November 17, 1996 in Idaho

Idaho Tribes Told Video Games Illegal Attorney General Wants Machines Unplugged

Associated Press
 

Attorney General Alan Lance wants Idaho Indian tribes to permanently unplug their highly lucrative video lottery and video pull-tab machines, calling the popular games illegal.

But leaders of two North Idaho tribes said economic self-sufficiency and millions of dollars in gaming revenue are at stake, and they vowed not to shut down the machines without a court fight.

In a letter last week to the tribes, Lance said a recent federal court ruling supports the state’s argument that the games violate the law.

“Now it is clear that the U.S. District Court in Idaho has determined that the video pull-tab or video lottery games are not legal in Idaho,” the attorney general said.

Lance set no deadline for shutting down the video machines, but urged tribal leaders to contact him “as soon as possible” about voluntarily ceasing their operation.

However, Dave Matheson, general manager of the Coeur d’Alene Tribe’s bingo hall near Worley, said the tribe would not stop using its 370 machines. He estimated half the people who visit the bingo hall come just to play them.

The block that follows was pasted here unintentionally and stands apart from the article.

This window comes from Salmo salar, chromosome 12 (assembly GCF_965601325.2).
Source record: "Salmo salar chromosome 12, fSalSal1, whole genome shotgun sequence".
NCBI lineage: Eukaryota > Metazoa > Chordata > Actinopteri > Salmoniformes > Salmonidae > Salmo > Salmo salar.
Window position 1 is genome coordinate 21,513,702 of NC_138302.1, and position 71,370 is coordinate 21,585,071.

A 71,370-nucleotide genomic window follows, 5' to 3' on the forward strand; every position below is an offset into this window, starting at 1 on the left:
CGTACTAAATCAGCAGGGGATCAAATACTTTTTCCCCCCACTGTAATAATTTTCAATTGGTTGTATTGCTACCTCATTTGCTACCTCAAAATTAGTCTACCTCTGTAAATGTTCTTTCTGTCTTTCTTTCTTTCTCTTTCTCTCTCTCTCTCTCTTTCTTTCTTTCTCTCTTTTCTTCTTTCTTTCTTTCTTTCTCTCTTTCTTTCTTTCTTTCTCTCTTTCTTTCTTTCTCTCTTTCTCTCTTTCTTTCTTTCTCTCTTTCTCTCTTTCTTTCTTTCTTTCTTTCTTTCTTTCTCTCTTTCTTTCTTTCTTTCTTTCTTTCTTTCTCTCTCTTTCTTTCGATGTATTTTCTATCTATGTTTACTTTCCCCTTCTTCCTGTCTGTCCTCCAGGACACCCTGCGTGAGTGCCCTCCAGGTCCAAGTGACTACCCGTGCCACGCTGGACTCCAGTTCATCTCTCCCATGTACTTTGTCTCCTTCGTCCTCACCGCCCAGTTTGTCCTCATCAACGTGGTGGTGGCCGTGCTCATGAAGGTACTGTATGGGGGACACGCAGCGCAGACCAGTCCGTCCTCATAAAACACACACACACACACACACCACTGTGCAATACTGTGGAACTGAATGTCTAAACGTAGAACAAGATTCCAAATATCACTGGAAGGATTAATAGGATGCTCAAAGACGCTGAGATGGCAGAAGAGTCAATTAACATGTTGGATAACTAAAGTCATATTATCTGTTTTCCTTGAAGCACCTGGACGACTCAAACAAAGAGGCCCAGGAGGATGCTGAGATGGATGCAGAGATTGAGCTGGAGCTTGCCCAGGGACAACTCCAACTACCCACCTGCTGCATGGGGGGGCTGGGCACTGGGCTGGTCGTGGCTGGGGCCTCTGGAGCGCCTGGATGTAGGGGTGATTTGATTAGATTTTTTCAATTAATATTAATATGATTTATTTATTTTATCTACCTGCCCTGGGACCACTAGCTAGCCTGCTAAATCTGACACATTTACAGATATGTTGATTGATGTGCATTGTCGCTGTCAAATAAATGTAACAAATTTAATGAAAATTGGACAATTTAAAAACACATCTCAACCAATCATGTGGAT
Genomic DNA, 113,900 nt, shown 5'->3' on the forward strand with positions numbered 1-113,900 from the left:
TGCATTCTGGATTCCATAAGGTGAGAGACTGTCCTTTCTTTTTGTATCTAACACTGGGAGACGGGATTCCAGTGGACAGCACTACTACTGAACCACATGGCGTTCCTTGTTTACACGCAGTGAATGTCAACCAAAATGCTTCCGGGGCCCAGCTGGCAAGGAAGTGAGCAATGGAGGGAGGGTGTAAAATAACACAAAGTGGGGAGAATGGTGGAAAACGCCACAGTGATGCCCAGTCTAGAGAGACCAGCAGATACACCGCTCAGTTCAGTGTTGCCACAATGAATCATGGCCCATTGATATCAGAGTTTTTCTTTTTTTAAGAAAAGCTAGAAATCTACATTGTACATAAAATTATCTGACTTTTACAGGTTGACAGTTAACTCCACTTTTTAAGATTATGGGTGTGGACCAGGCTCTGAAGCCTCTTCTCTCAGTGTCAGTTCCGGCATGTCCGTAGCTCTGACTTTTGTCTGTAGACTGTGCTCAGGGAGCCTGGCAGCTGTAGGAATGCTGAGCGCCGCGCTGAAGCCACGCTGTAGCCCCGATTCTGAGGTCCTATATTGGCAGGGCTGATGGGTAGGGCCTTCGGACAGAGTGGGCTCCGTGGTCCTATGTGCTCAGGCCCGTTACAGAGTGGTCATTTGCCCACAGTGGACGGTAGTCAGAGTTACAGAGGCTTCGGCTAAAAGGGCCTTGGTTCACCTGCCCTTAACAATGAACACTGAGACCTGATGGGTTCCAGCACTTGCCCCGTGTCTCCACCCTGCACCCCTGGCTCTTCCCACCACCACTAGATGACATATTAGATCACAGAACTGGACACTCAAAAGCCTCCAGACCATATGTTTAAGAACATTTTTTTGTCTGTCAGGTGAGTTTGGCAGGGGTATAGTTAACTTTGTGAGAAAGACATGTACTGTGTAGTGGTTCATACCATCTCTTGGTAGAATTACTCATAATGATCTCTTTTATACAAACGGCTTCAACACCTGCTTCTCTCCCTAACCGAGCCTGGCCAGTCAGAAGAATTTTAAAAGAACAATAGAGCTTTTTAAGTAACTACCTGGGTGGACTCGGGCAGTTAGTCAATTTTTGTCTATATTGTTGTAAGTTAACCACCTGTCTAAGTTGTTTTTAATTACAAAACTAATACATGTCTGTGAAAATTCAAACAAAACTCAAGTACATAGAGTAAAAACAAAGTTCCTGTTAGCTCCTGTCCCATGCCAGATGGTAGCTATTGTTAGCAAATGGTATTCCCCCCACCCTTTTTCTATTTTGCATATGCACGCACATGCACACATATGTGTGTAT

Matheson said Lance’s letter provided no new information.

“We’ve always known their position and they’ve known ours,” he said. “Ultimately, it will probably be determined by some court.”

Deputy Attorney General David High said the gaming compact between the state and the Coeur d’Alenes does not authorize video pulltabs.

In Bonners Ferry, Kootenai Tribal Council member Mildred Aitken said the 300 machines at the Kootenai River Inn could be modified to comply with state law simply by changing the way game receipts are distributed to players.

“We plan to continue operation,” Aitken said.

High said he doubted such acceptable changes would be possible.

Matheson said he was frustrated the state was trying to interfere with the successful gaming operation.

“It just seems like every time we start doing something well, somebody wants to take it away from us,” he said.

High said he recognized the economic plight many tribes face.

“The tribes are correct that they have some very serious economic problems and need economic development,” he said. “But from the state’s point of view, it is not an activity that is consistent with public policy. This is not the way economic development should occur.”

However, when legislators decided in 1992 to back a constitutional amendment banning casino-style gambling on reservations they promised the state would help the tribes find alternative economic development strategies. That promise remains unfulfilled.

© Copyright 1996 Associated Press. All rights reserved. This material may not be published, broadcast, rewritten, or redistributed.


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